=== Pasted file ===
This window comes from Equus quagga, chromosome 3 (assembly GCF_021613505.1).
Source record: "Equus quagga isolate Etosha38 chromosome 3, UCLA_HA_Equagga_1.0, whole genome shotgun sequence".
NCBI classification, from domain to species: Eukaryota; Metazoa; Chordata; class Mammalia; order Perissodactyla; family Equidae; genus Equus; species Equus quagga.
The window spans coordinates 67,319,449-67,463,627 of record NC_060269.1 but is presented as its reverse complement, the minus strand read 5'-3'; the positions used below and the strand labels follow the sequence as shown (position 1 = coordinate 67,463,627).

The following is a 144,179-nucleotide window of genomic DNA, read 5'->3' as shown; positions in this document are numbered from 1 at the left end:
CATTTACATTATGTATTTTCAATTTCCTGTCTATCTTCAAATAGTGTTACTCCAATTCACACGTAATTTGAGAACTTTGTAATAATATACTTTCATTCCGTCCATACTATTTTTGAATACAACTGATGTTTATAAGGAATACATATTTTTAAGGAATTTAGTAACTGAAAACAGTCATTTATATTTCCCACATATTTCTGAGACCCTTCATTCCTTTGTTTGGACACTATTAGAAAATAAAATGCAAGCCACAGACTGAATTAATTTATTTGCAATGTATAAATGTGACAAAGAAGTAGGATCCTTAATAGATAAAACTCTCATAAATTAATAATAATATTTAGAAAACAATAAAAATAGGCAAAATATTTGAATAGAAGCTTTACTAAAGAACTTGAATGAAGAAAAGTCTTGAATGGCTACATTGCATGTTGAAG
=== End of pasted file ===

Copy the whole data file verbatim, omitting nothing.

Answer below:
This window comes from Equus quagga, chromosome 3 (assembly GCF_021613505.1).
Source record: "Equus quagga isolate Etosha38 chromosome 3, UCLA_HA_Equagga_1.0, whole genome shotgun sequence".
NCBI classification, from domain to species: Eukaryota; Metazoa; Chordata; class Mammalia; order Perissodactyla; family Equidae; genus Equus; species Equus quagga.
The window spans coordinates 67,319,449-67,463,627 of record NC_060269.1 but is presented as its reverse complement, the minus strand read 5'-3'; the positions used below and the strand labels follow the sequence as shown (position 1 = coordinate 67,463,627).

The following is a 144,179-nucleotide window of genomic DNA, read 5'->3' as shown; positions in this document are numbered from 1 at the left end:
CATTTACATTATGTATTTTCAATTTCCTGTCTATCTTCAAATAGTGTTACTCCAATTCACACGTAATTTGAGAACTTTGTAATAATATACTTTCATTCCGTCCATACTATTTTTGAATACAACTGATGTTTATAAGGAATACATATTTTTAAGGAATTTAGTAACTGAAAACAGTCATTTATATTTCCCACATATTTCTGAGACCCTTCATTCCTTTGTTTGGACACTATTAGAAAATAAAATGCAAGCCACAGACTGAATTAATTTATTTGCAATGTATAAATGTGACAAAGAAGTAGGATCCTTAATAGATAAAACTCTCATAAATTAATAATAATATTTAGAAAACAATAAAAATAGGCAAAATATTTGAATAGAAGCTTTACTAAAGAACTTGAATGAAGAAAAGTCTTGAATGGCTACATTGCATGTTGAAG